Libel law is an ass

Let’s abolish it and nurture scepticism instead, says Felipe Fernández-Armesto

January 14, 2010

This year will be another disastrous one for British education. The Government is incapable of understanding that true learning transcends economic short-termism. Vocational training, commercial performance, meretricious celebrity and social conformism will continue to crowd educational values out of the Government’s list of priorities. Universities expect more barbarous and barbarising cuts, squandered opportunities and ignorant interference.

The one bright spot with which optimists in British education console themselves is the promised reform of the libel laws. I recommend pessimism, which usually is the only preventive for disenchantment. Politicians tend to love libel laws, which guarantee them protection against their own crimes, inanities and moral transgressions. The moguls who fund and fawn on power will help frustrate real reform: they need to keep their misdeeds secret while making fortunes out of their own falsehoods. Even the libel-law optimists, if they are realistic, hope for relatively little: restrictions on libel tourism and the restoration of the public-interest defence. These are vital reforms, but even if we get them, the result will be to return us to the barely tolerable normalcy of a few years ago. We will still have no way of denouncing politicians’ propaganda, corporations’ lies, celebs’ excesses or pseudo-scientists’ snake-oil without inviting litigation.

Even if we were to get all the measures that PEN and Index on Censorship have advocated, and for which scholars and scientists have petitioned, the reforms would not go far enough. The only good libel law is a dead one. Libel laws are iniquitous because they impede freedom. They are fundamentally anti-educational, not only because they inhibit debate but also because they take responsibility for critical reading away from the public and give it over to the courts. I want a world in which evidence alone makes stories credible - not the rumour-mongers’ willingness to risk a lawsuit.

Defamation is damaging only if patrons, public, clients, employers, co-workers or friends believe it. I have been accused in print or online of many improprieties, including anti-Semitism, lawless behaviour and taking bribes from right-wing organisations. I have never thought of suing, partly because I respect idiots’ right to drivel, and partly because no one with any critical acumen or relevant knowledge could believe such nonsense. No one who matters to me would believe it, as I am openly and obviously philo-Semitic and law-abiding (at least in democratic countries). As readers know, radical tendencies tug at my political eclecticism - and as for those right-wing organisations, chance would be a fine thing. Alas, no one has ever paid me except for honest work.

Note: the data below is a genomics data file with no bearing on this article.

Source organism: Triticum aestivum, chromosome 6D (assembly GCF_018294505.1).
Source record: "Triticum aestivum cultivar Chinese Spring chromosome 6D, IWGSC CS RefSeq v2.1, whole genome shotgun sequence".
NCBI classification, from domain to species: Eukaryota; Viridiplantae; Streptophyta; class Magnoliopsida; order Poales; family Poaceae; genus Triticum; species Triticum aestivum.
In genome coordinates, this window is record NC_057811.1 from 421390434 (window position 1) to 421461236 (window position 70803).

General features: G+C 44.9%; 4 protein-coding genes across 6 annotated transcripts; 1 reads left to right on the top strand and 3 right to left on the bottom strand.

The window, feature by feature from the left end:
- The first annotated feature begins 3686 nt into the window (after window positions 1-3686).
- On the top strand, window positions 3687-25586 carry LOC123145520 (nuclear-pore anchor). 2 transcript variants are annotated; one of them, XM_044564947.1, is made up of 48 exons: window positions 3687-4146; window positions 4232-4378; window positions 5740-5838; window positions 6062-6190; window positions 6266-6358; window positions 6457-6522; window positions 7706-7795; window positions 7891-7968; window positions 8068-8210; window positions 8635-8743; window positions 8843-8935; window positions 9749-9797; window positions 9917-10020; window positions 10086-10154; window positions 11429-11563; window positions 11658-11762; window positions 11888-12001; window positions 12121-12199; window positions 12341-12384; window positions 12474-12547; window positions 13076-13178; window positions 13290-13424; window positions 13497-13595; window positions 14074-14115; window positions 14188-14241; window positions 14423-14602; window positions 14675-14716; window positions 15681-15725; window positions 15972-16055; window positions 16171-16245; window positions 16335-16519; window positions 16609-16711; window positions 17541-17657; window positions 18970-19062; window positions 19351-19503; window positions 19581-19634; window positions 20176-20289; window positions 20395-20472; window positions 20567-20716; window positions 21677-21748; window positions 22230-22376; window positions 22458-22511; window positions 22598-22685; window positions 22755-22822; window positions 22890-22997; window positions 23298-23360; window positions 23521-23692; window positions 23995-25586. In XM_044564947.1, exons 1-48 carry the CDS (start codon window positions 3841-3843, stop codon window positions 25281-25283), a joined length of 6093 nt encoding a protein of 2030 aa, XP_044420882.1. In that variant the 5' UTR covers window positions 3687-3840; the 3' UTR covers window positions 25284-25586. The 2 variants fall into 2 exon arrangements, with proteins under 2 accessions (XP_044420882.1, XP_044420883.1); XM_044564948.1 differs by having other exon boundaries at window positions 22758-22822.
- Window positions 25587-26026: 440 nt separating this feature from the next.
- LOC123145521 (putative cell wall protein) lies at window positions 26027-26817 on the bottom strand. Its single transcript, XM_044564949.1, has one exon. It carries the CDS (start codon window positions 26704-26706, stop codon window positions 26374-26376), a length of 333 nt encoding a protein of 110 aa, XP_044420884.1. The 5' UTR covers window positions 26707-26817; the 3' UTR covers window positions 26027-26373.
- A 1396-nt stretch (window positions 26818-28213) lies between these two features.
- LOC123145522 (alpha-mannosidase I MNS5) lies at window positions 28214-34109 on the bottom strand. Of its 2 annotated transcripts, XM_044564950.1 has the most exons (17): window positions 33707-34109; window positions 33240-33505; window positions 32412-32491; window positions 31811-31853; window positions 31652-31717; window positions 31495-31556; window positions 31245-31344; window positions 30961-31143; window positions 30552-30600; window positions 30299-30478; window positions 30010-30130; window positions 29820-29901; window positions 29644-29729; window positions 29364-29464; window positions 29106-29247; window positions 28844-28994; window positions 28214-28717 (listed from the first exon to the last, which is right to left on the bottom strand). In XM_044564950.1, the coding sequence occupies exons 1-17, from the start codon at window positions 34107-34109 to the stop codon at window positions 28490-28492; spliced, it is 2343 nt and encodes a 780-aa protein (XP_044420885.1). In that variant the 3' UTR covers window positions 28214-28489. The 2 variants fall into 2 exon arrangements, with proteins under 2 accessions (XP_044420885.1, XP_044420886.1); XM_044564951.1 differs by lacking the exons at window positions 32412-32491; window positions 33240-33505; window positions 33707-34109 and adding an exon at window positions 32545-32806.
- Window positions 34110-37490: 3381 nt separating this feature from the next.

Of course, there are less obvious instances in which libels can damage vulnerable people. In cases involving businesses with many customers, or public personalities or organisations who need to command large numbers of followers to realise their ideals or sustain their livelihoods, malicious rumours might undermine the innocent by convincing the ill informed. The only reason, however, for the credulity of the deluded in such cases arises directly from the libel laws themselves. A vicar, say, is falsely accused of paedophilia, or a council official of corruption, or an academic of plagiarism. “If it weren’t true, they’d sue,” the deluded say. The libel laws send up smoke signals from unignited fires, crediting the defamers, unless and until the aggrieved go to the trouble, peril and cost of challenging them.

If there were no defamation laws, there would be no reason to believe scuttlebutt and innuendo. Every sensible member of the public would treat malicious inventions with the contempt they deserve. Well-documented accusations in reputable media would carry proportionate weight. Prurience and persiflage in blogs and rags would perish for want of a marketplace, or resume their rightful place as scurrilous but ultimately innocuous entertainments. The rise of the blog and undisciplined websites, it is often said, makes libel law more necessary. On the contrary, it makes abolition all the more urgent, in order to deprive such sources of the credibility they have gained from submission to the judgment of the courts.

Sometimes libel laws, in spite of themselves, have done indirect good. By initiating the notorious McLibel case against environmentalists’ excoriation of socially and environmentally damaging hamburgers, McDonald’s forced itself into revising its image and improving its own practices. The case Lord Aldington brought against Nikolai Tolstoy for tainting him with war crimes caused misery to both litigants, but drew attention to the shameful way British authorities treated the “victims of Yalta”. Suing Simon Singh for his scrutiny of chiropractic claims, the British Chiropractic Association has helped us all by stimulating demand for reform of the law. These examples show that libel is a trap for hubris. Ever since Oscar Wilde brought disaster on himself by suing the Marquess of Queensberry for accusing him of sodomy, litigants have opened self-inflicted wounds.

These advantages, such as they are, hardly outweigh the iniquities. Libel laws are silly as well as evil, because they are self-defeating. The best way to protect the victims of defamation would be to abolish libel laws altogether, and thereby reinspire readers with healthy scepticism. The best defence against libel is not law but education. Critically minded readers can be trusted to judge the evidence for themselves.

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